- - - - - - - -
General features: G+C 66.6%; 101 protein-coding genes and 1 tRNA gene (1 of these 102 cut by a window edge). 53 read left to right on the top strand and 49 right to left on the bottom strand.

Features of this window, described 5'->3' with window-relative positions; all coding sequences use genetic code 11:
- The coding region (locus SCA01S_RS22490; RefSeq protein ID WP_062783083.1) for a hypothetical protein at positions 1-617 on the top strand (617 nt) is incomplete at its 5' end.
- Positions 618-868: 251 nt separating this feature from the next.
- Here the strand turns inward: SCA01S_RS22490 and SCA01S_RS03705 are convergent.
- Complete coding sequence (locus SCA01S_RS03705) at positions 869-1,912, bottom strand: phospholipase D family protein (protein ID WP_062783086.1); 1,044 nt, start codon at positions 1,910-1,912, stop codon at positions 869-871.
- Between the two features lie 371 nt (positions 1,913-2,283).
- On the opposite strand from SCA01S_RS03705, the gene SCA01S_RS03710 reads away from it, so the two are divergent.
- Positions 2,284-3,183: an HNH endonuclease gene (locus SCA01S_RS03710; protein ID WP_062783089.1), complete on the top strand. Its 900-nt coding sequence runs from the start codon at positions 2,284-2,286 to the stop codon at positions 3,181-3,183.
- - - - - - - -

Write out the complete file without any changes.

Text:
General features: G+C 66.6%; 101 protein-coding genes and 1 tRNA gene (1 of these 102 cut by a window edge). 53 read left to right on the top strand and 49 right to left on the bottom strand.

Features of this window, described 5'->3' with window-relative positions; all coding sequences use genetic code 11:
- The coding region (locus SCA01S_RS22490; RefSeq protein ID WP_062783083.1) for a hypothetical protein at positions 1-617 on the top strand (617 nt) is incomplete at its 5' end.
- Positions 618-868: 251 nt separating this feature from the next.
- Here the strand turns inward: SCA01S_RS22490 and SCA01S_RS03705 are convergent.
- Complete coding sequence (locus SCA01S_RS03705) at positions 869-1,912, bottom strand: phospholipase D family protein (protein ID WP_062783086.1); 1,044 nt, start codon at positions 1,910-1,912, stop codon at positions 869-871.
- Between the two features lie 371 nt (positions 1,913-2,283).
- On the opposite strand from SCA01S_RS03705, the gene SCA01S_RS03710 reads away from it, so the two are divergent.
- Positions 2,284-3,183: an HNH endonuclease gene (locus SCA01S_RS03710; protein ID WP_062783089.1), complete on the top strand. Its 900-nt coding sequence runs from the start codon at positions 2,284-2,286 to the stop codon at positions 3,181-3,183.